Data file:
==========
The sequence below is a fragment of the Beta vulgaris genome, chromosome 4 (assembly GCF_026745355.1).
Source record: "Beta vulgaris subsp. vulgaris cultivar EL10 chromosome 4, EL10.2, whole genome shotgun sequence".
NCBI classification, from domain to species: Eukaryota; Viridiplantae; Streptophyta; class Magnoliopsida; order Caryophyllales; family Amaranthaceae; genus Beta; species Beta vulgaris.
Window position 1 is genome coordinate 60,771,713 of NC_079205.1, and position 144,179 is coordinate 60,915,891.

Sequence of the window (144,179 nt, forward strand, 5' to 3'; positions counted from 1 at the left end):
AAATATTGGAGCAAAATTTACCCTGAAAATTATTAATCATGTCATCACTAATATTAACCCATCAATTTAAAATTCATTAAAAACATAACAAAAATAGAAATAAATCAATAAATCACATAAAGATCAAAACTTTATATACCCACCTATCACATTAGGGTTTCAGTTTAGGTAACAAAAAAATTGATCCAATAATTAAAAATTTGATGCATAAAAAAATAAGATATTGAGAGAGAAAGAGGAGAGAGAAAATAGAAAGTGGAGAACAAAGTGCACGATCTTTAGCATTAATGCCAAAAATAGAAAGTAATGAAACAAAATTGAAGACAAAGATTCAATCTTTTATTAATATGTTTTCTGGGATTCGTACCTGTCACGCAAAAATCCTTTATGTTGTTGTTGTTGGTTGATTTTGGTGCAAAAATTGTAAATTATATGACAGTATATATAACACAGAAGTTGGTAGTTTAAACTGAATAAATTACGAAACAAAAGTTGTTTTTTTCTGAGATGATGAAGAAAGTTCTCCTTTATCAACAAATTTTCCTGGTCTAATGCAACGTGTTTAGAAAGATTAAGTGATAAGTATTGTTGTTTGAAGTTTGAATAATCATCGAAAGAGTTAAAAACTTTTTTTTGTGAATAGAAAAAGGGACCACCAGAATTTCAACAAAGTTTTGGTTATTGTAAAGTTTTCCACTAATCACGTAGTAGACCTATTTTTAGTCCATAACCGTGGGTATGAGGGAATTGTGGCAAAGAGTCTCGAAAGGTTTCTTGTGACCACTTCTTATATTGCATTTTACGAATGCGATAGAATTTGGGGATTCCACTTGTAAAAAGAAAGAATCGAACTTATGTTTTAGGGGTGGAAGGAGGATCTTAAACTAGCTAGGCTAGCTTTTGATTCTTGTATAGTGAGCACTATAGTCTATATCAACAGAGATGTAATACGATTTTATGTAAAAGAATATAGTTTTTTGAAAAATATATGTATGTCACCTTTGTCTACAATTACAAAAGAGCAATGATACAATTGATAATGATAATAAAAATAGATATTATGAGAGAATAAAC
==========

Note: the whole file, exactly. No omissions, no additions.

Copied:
The sequence below is a fragment of the Beta vulgaris genome, chromosome 4 (assembly GCF_026745355.1).
Source record: "Beta vulgaris subsp. vulgaris cultivar EL10 chromosome 4, EL10.2, whole genome shotgun sequence".
NCBI classification, from domain to species: Eukaryota; Viridiplantae; Streptophyta; class Magnoliopsida; order Caryophyllales; family Amaranthaceae; genus Beta; species Beta vulgaris.
Window position 1 is genome coordinate 60,771,713 of NC_079205.1, and position 144,179 is coordinate 60,915,891.

Sequence of the window (144,179 nt, forward strand, 5' to 3'; positions counted from 1 at the left end):
AAATATTGGAGCAAAATTTACCCTGAAAATTATTAATCATGTCATCACTAATATTAACCCATCAATTTAAAATTCATTAAAAACATAACAAAAATAGAAATAAATCAATAAATCACATAAAGATCAAAACTTTATATACCCACCTATCACATTAGGGTTTCAGTTTAGGTAACAAAAAAATTGATCCAATAATTAAAAATTTGATGCATAAAAAAATAAGATATTGAGAGAGAAAGAGGAGAGAGAAAATAGAAAGTGGAGAACAAAGTGCACGATCTTTAGCATTAATGCCAAAAATAGAAAGTAATGAAACAAAATTGAAGACAAAGATTCAATCTTTTATTAATATGTTTTCTGGGATTCGTACCTGTCACGCAAAAATCCTTTATGTTGTTGTTGTTGGTTGATTTTGGTGCAAAAATTGTAAATTATATGACAGTATATATAACACAGAAGTTGGTAGTTTAAACTGAATAAATTACGAAACAAAAGTTGTTTTTTTCTGAGATGATGAAGAAAGTTCTCCTTTATCAACAAATTTTCCTGGTCTAATGCAACGTGTTTAGAAAGATTAAGTGATAAGTATTGTTGTTTGAAGTTTGAATAATCATCGAAAGAGTTAAAAACTTTTTTTTGTGAATAGAAAAAGGGACCACCAGAATTTCAACAAAGTTTTGGTTATTGTAAAGTTTTCCACTAATCACGTAGTAGACCTATTTTTAGTCCATAACCGTGGGTATGAGGGAATTGTGGCAAAGAGTCTCGAAAGGTTTCTTGTGACCACTTCTTATATTGCATTTTACGAATGCGATAGAATTTGGGGATTCCACTTGTAAAAAGAAAGAATCGAACTTATGTTTTAGGGGTGGAAGGAGGATCTTAAACTAGCTAGGCTAGCTTTTGATTCTTGTATAGTGAGCACTATAGTCTATATCAACAGAGATGTAATACGATTTTATGTAAAAGAATATAGTTTTTTGAAAAATATATGTATGTCACCTTTGTCTACAATTACAAAAGAGCAATGATACAATTGATAATGATAATAAAAATAGATATTATGAGAGAATAAAC